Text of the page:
Automation giant ABB, based in Zurich, has developed Frida, a two-armed concept robot meant to be carried around and mounted to regular workstations on the manufacturing floor. ABB says Frida can be “easily interchanged with a human coworker” when new layouts are needed.
President Obama launched a national initiative last year to develop robots that are better able to work “alongside people” and “augment human capabilities.” The aim: bring manufacturing back to the U.S., where six million factory jobs were lost between 2001 and 2009.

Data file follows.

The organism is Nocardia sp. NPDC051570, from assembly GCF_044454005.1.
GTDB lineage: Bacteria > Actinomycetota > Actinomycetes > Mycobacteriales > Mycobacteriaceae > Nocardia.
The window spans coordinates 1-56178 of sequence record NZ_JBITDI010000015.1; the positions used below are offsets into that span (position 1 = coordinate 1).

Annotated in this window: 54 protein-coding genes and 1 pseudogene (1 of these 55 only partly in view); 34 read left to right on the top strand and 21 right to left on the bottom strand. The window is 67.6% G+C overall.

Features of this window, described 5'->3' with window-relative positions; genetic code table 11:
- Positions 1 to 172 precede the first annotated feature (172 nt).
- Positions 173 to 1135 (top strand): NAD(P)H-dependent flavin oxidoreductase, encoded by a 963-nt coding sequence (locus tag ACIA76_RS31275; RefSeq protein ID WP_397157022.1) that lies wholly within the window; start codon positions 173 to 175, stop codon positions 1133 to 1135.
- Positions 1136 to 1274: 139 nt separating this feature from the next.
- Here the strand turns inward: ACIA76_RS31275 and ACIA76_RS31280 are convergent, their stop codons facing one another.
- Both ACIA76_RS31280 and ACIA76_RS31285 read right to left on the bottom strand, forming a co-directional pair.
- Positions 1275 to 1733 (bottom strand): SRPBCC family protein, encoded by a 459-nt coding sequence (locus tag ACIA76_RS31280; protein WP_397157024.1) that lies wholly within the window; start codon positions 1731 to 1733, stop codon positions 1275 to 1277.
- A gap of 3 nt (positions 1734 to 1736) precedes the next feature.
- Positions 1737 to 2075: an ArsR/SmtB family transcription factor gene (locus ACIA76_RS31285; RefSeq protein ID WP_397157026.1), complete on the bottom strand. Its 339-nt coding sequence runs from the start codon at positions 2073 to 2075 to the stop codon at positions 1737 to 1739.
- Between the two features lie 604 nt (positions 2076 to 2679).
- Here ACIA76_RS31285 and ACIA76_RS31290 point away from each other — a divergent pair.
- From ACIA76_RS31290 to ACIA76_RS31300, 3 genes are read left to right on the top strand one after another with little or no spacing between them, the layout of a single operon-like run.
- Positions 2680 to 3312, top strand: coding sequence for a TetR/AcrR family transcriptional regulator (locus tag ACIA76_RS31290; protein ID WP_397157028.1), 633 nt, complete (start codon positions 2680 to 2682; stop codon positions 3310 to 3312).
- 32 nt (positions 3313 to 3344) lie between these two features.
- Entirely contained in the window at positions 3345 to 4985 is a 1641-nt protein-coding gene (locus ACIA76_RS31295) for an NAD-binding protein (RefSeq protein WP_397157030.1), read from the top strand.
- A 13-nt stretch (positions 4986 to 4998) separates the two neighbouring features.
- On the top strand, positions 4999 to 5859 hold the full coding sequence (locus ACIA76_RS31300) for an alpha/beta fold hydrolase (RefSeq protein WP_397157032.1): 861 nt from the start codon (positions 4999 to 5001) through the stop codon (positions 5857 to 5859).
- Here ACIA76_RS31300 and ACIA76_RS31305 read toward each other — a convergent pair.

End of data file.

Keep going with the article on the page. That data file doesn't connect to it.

Safety standards will be important if robots are to take up new tasks. Pictured is the National Institute of Standards and Technology’s robot manufacturing test bed in Maryland. NIST is working with industry groups to develop ways to ensure worker safety so that robots can be freed from their cages.
Robots can learn and adapt to the style of individual workers, says Julie Shah, head of MIT’s Interactive Robotics Group. She took on the problem of spar assembly, the process of building an airplane wing structure, in the demonstration pictured above. The robot was trained to recognize a worker’s preferred order of placing and hammering bolts, and to apply sealant at the right moment. The work, shown here in a video, was sponsored by Boeing.
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